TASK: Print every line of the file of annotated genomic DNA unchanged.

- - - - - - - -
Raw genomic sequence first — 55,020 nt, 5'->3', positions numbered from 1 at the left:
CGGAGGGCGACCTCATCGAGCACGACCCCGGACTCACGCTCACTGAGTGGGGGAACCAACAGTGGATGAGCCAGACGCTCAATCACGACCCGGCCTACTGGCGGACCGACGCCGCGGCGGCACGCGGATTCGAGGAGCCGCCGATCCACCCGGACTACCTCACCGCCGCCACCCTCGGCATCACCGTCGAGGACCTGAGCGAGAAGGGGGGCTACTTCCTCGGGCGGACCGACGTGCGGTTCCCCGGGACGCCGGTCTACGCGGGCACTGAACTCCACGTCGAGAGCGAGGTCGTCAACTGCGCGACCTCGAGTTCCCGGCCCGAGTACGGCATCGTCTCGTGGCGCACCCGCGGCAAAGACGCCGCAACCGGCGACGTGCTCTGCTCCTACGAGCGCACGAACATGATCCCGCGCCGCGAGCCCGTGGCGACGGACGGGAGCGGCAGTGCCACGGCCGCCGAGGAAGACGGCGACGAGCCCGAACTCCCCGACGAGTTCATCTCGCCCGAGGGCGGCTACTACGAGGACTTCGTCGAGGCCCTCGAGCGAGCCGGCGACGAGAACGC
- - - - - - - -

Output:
Raw genomic sequence first — 55,020 nt, 5'->3', positions numbered from 1 at the left:
CGGAGGGCGACCTCATCGAGCACGACCCCGGACTCACGCTCACTGAGTGGGGGAACCAACAGTGGATGAGCCAGACGCTCAATCACGACCCGGCCTACTGGCGGACCGACGCCGCGGCGGCACGCGGATTCGAGGAGCCGCCGATCCACCCGGACTACCTCACCGCCGCCACCCTCGGCATCACCGTCGAGGACCTGAGCGAGAAGGGGGGCTACTTCCTCGGGCGGACCGACGTGCGGTTCCCCGGGACGCCGGTCTACGCGGGCACTGAACTCCACGTCGAGAGCGAGGTCGTCAACTGCGCGACCTCGAGTTCCCGGCCCGAGTACGGCATCGTCTCGTGGCGCACCCGCGGCAAAGACGCCGCAACCGGCGACGTGCTCTGCTCCTACGAGCGCACGAACATGATCCCGCGCCGCGAGCCCGTGGCGACGGACGGGAGCGGCAGTGCCACGGCCGCCGAGGAAGACGGCGACGAGCCCGAACTCCCCGACGAGTTCATCTCGCCCGAGGGCGGCTACTACGAGGACTTCGTCGAGGCCCTCGAGCGAGCCGGCGACGAGAACGC